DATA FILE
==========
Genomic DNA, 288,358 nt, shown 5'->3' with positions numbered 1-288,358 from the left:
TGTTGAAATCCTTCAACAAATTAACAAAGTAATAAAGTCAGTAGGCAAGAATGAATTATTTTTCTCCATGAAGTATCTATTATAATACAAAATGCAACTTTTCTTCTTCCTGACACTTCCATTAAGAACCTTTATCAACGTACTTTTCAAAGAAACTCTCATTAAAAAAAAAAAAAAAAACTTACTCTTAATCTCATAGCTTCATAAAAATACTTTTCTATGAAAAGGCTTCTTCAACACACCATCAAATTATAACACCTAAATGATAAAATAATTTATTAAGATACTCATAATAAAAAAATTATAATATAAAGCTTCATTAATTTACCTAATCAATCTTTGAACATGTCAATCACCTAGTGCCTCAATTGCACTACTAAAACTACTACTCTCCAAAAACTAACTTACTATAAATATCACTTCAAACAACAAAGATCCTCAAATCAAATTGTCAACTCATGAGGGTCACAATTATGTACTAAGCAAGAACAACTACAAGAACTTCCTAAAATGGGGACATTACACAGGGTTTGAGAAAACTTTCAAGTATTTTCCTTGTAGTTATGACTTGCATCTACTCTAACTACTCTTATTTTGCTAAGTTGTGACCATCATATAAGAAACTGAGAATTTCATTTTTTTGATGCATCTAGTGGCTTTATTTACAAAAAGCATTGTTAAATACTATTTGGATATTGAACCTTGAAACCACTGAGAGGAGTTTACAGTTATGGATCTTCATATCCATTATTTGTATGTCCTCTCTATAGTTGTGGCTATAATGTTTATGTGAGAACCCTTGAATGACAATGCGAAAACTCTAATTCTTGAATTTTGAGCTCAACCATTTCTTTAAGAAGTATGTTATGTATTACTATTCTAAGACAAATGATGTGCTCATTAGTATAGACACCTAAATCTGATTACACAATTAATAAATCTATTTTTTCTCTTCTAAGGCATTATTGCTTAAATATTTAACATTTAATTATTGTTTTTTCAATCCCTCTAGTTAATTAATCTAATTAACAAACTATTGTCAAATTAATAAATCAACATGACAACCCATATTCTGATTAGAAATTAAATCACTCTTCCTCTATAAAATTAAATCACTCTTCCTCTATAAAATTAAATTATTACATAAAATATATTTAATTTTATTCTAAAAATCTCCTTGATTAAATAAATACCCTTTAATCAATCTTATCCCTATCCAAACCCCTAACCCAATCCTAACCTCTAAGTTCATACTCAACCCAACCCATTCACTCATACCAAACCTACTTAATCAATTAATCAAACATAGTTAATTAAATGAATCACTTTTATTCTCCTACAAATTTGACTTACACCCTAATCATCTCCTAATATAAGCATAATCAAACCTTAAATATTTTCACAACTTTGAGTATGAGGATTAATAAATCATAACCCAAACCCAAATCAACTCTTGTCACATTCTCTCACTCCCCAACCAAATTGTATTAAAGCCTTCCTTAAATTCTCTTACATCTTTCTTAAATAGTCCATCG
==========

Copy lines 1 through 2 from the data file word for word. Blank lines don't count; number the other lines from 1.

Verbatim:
Genomic DNA, 288,358 nt, shown 5'->3' with positions numbered 1-288,358 from the left:
TGTTGAAATCCTTCAACAAATTAACAAAGTAATAAAGTCAGTAGGCAAGAATGAATTATTTTTCTCCATGAAGTATCTATTATAATACAAAATGCAACTTTTCTTCTTCCTGACACTTCCATTAAGAACCTTTATCAACGTACTTTTCAAAGAAACTCTCATTAAAAAAAAAAAAAAAAACTTACTCTTAATCTCATAGCTTCATAAAAATACTTTTCTATGAAAAGGCTTCTTCAACACACCATCAAATTATAACACCTAAATGATAAAATAATTTATTAAGATACTCATAATAAAAAAATTATAATATAAAGCTTCATTAATTTACCTAATCAATCTTTGAACATGTCAATCACCTAGTGCCTCAATTGCACTACTAAAACTACTACTCTCCAAAAACTAACTTACTATAAATATCACTTCAAACAACAAAGATCCTCAAATCAAATTGTCAACTCATGAGGGTCACAATTATGTACTAAGCAAGAACAACTACAAGAACTTCCTAAAATGGGGACATTACACAGGGTTTGAGAAAACTTTCAAGTATTTTCCTTGTAGTTATGACTTGCATCTACTCTAACTACTCTTATTTTGCTAAGTTGTGACCATCATATAAGAAACTGAGAATTTCATTTTTTTGATGCATCTAGTGGCTTTATTTACAAAAAGCATTGTTAAATACTATTTGGATATTGAACCTTGAAACCACTGAGAGGAGTTTACAGTTATGGATCTTCATATCCATTATTTGTATGTCCTCTCTATAGTTGTGGCTATAATGTTTATGTGAGAACCCTTGAATGACAATGCGAAAACTCTAATTCTTGAATTTTGAGCTCAACCATTTCTTTAAGAAGTATGTTATGTATTACTATTCTAAGACAAATGATGTGCTCATTAGTATAGACACCTAAATCTGATTACACAATTAATAAATCTATTTTTTCTCTTCTAAGGCATTATTGCTTAAATATTTAACATTTAATTATTGTTTTTTCAATCCCTCTAGTTAATTAATCTAATTAACAAACTATTGTCAAATTAATAAATCAACATGACAACCCATATTCTGATTAGAAATTAAATCACTCTTCCTCTATAAAATTAAATCACTCTTCCTCTATAAAATTAAATTATTACATAAAATATATTTAATTTTATTCTAAAAATCTCCTTGATTAAATAAATACCCTTTAATCAATCTTATCCCTATCCAAACCCCTAACCCAATCCTAACCTCTAAGTTCATACTCAACCCAACCCATTCACTCATACCAAACCTACTTAATCAATTAATCAAACATAGTTAATTAAATGAATCACTTTTATTCTCCTACAAATTTGACTTACACCCTAATCATCTCCTAATATAAGCATAATCAAACCTTAAATATTTTCACAACTTTGAGTATGAGGATTAATAAATCATAACCCAAACCCAAATCAACTCTTGTCACATTCTCTCACTCCCCAACCAAATTGTATTAAAGCCTTCCTTAAATTCTCTTACATCTTTCTTAAATAGTCCATCG